Archive for healthy communities
On Saturday, April 30, 2011, Baltimore County will host a joint compost bin and rain barrel sale. The sale will be held on the auxiliary parking lot of THE AVENUE at White Marsh, 8125 Honeygo Blvd (behind the movie theater across Town Center Drive). This sale will be a one-day event from 9 a.m. to 3 p.m., rain or shine. Compost bins and rain barrels will be sold on a first come, first served basis while supplies last.
The compost bin for sale is once again The Earth MachineTM, made from recycled plastic with an 80-gallon capacity, easy snap together assembly, and a ten-year warranty.
The rain barrel for sale is once again the Systern Rain Barrel. The Systern Rain Barrel is made from recycled plastic with a 55-gallon capacity, a mosquito mesh to keep bugs and debris out, and a five-year warranty. It also comes with installation instructions, spigot, screws, and an overflow hose.
Compost bins, valued at $100, will be available for the low price of $35, including tax. Rain barrels, valued at $120, will be available for the low price of $50, including tax. There is no limit on the amount of compost bins/rain barrels you may purchase at this event and both items will be sold on a first come, first served basis while supplies last. Cash, checks, or credit cards (Visa, MasterCard, or Discover) will be accepted and you do not need to be a Baltimore County resident to purchase a compost bin or rain barrel
browse through common ecology and find some things you can do to celebrate our earth this weekend!
leave the grass high for hiding easter eggs. go to a farmers market. support local businesses. walk instead of drive. open your windows. turn off your lights. bird watch. plant some vegetables and native plants. have a zero waste weekend. make a rain barrel….
As I rush here and there this holiday season, traveling to see family, rushing home from work to wrap gifts, I find myself needing to just stop. To slow down. To actually enjoy the beauty that surrounds me and take the time to be mindful.
There is the slow food movement which is a grassroots organization “linking the pleasure of good food with a commitment to their community and the environment. Slow Food was founded in 1989 to counter the rise of fast food and fast life, the disappearance of local food traditions and people’s dwindling interest in the food they eat, where it comes from, how it tastes and how our food choices affect the rest of the world.”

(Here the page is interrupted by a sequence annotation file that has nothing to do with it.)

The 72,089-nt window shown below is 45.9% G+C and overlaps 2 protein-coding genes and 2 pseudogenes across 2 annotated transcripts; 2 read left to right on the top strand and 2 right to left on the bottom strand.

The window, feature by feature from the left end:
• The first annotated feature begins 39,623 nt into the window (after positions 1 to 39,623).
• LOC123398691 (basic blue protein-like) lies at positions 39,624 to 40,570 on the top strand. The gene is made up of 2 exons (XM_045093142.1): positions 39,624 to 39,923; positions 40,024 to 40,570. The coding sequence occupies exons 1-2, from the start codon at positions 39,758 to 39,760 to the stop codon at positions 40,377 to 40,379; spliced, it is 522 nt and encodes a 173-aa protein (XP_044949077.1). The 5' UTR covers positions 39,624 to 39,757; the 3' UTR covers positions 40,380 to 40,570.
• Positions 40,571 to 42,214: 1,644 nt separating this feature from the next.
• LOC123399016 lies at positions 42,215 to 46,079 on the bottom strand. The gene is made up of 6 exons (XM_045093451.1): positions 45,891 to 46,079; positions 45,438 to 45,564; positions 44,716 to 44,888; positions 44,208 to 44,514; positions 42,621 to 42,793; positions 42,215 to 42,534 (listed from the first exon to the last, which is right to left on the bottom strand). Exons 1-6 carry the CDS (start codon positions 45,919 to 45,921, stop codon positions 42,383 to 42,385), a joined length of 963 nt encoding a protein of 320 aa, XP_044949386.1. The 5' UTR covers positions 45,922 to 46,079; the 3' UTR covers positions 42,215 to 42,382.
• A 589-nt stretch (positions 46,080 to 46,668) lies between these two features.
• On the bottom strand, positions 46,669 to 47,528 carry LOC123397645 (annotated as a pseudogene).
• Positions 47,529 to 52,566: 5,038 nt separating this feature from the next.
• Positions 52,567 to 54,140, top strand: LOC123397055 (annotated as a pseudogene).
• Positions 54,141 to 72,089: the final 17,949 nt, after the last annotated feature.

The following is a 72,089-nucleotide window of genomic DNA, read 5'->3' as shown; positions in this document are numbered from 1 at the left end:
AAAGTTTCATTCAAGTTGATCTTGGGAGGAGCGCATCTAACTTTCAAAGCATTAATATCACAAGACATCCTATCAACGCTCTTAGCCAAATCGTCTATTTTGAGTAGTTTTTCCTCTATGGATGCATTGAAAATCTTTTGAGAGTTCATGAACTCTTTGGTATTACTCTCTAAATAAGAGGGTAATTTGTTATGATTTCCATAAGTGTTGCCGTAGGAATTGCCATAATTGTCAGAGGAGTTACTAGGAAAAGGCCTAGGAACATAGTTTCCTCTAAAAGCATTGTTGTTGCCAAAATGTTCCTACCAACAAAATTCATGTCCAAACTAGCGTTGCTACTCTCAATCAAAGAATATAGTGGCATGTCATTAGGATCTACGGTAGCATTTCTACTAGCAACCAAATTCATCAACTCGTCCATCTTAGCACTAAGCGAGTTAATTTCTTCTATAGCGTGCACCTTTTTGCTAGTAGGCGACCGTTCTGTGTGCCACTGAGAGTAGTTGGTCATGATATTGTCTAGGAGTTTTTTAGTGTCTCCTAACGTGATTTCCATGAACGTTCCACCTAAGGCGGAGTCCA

There is the slow money movement which suggests “we must bring money back down to earth. Slow Money believes “there is such a thing as money that is too fast, companies that are too big, finance that is too complex. Therefore, we must slow our money down.” Slow Money proposes that “the 21st Century will be the era of nurture capital, built around principles of carrying capacity, care of the commons, sense of place and non-violence. We must connect investors to the places where they live, creating vital relationships and new sources of capital for small food enterprises.”
I would like to introduce the concept of SLOW DESIGN which aims to encourage clients, contractors and architects to participate in making smart choices for a true investment in buildings, the community, and our future. Slow Design is a mindful approach to architecture:
- Creating spaces that are collaborative efforts between architect, engineers, owner and builder.
- Making decisions and choices that reflect our impact on the environment.
- Building homes and schools that are so well-designed they have a minimal carbon footprint.
- Taking the time to select high quality, durable, and local materials.
- Investing more money up front to see immediate payback in energy use, our health, and our environment.
Our own Michael Hindle has received his certification as a Certified Passive House Consultant (CPHC). He is one of only three CPHC’s in the Baltimore area and only a handful in the state of Maryland. Passive House is an energy performance standard which sets a very ambitious goal of 90% energy use reductions for heating and cooling. The Passive House standard and the associated building strategies are supported by 19 years of exhaustive building performance monitoring and building science research. Consultants use highly accurate modeling software to project and determine energy use for all building types.
Vice President Biden announced an additional $452 million to ramp up energy retrofit projects. The money has been divided among 25 states and non-profits. The press release states “existing techniques and technologies in energy efficiency retrofitting can reduce energy use by up to 40 percent per home and lower total associated greenhouse gas emissions by up to 160 million metric tons annually.” At Common Ecology, we believe we can do even better than 40% reductions. Drop us a line and schedule a Holistic Home Evaluation to learn more!
EnergyReady applies Cool Roofs, an Energy Star approved white roofing system that lasts longer than traditional tar roofing and deflects the sun’s heat. A Cool Roof does not require the disposal of the old tar roof and it significantly reduces heat transfer to the interior of the building, reducing summertime energy demand. In addition to providing energy efficiency retrofit services, the program helps to grow Baltimore’s green economy and creates local living wage jobs.
Noon-6 p.m. at Druid Hill Park
Baltimore Green Week’s kick off event, EcoFest, invites local food vendors, growers, businesses and organizations that maintain a sustainable focus. There will be plenty of activities happening so use this opportunity to try something new like yoga, take a bike ride around the reservoir, dance or sing along to June Star and the Frontier Dentists or take a moment to enjoy a back massage.